The Federal Housing Administration, or FHA, has opened its doors for the "short refinance" program that's supposed to help homeowners who owe more than their home is worth. But skeptics -- including my colleague Holden Lewis, who is on vacation this week -- have already taken a dim view of the short refi program as unlikely to succeed at its goals.
That opinion seems justified, and here's why:
• The homeowner's lender must voluntarily write off at least 10 percent of the unpaid balance of the loan. In lender-speak, "voluntary" usually means "no."
• The actual writeoff required in many cases may be much more than 10 percent because the loan-to-value, or LTV, ratio on the new FHA-backed loan can be no more than 97.75 percent, and the total combined LTV on all of the homeowner's financing must be no more than 115 percent.
For example, if a homeowner owed $185,000 on a house worth $150,000, the writeoff wouldn't be $18,500, or 10 percent of the debt. Instead, the writeoff would be $38,375, or almost 21 percent of the debt, to reduce the loan to $146,625, or 97.75 percent of the value. That's unlikely to be an attractive proposition, though presumably the homeowner could cash in the difference.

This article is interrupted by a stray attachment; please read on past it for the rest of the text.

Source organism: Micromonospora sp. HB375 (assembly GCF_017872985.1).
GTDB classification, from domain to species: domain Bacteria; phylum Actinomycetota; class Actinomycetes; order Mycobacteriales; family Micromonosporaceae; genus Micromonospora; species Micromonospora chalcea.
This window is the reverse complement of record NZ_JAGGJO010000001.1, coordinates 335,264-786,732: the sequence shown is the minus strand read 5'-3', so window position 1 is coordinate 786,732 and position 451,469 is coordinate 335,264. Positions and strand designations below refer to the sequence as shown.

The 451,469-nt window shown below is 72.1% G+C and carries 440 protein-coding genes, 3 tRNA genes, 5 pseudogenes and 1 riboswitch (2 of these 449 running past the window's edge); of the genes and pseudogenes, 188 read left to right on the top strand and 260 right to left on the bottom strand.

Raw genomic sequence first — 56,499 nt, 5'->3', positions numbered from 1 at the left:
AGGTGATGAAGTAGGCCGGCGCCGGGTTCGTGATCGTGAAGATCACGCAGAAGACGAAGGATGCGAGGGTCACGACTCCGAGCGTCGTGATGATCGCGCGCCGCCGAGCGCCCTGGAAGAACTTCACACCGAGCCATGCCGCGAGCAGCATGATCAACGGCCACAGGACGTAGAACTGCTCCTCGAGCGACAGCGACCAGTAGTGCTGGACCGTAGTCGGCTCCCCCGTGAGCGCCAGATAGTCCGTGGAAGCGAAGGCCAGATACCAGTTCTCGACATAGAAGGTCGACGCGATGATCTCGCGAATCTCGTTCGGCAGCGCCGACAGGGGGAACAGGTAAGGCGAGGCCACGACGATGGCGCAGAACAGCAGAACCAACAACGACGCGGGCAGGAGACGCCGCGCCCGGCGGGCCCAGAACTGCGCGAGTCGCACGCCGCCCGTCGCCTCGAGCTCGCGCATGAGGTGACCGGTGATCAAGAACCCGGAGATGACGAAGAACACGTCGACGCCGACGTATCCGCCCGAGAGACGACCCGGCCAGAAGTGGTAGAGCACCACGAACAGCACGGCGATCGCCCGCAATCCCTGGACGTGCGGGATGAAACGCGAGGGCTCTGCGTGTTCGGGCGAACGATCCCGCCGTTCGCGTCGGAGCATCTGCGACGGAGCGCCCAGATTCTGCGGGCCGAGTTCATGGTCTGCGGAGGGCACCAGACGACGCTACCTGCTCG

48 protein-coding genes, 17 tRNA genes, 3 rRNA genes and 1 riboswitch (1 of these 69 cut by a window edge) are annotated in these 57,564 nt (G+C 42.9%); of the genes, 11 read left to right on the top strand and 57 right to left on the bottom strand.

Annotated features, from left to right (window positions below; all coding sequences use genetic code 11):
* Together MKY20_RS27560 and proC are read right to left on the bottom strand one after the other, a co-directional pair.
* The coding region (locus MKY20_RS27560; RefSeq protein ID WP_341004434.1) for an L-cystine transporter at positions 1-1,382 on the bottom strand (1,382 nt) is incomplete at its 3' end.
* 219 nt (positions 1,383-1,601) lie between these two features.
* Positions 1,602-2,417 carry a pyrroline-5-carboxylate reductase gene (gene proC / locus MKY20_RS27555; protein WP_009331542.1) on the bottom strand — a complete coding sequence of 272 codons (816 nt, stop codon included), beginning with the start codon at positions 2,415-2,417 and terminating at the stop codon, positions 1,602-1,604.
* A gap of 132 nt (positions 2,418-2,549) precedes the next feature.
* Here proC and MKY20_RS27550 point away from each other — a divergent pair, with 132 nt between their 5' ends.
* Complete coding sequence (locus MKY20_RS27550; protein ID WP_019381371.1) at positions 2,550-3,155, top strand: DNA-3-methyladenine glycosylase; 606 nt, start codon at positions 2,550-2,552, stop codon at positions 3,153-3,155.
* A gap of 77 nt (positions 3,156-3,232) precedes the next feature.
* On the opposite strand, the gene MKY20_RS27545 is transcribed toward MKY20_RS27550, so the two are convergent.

• The government will offer incentives to gain the cooperation of second-lien lenders. But so far, such incentives haven’t bought much cooperation.
• The homeowner must be current on the loan payments, occupy the home as a primary residence, meet the FHA's qualifying requirements, not already have an FHA-backed loan and pay for FHA mortgage insurance on the new refinance loan. No economic hardship is required other than the decline in the home's value.
• Homeowners who qualify should expect the usual maze of paperwork, hard hit to their credit record and possibility of income tax on forgiveness of mortgage debt.
• Homeowners will be selected for the program by investors who own mortgage-backed securities on the theory that they may prefer a writeoff to a walkaway.
Does anyone think that's likely to work?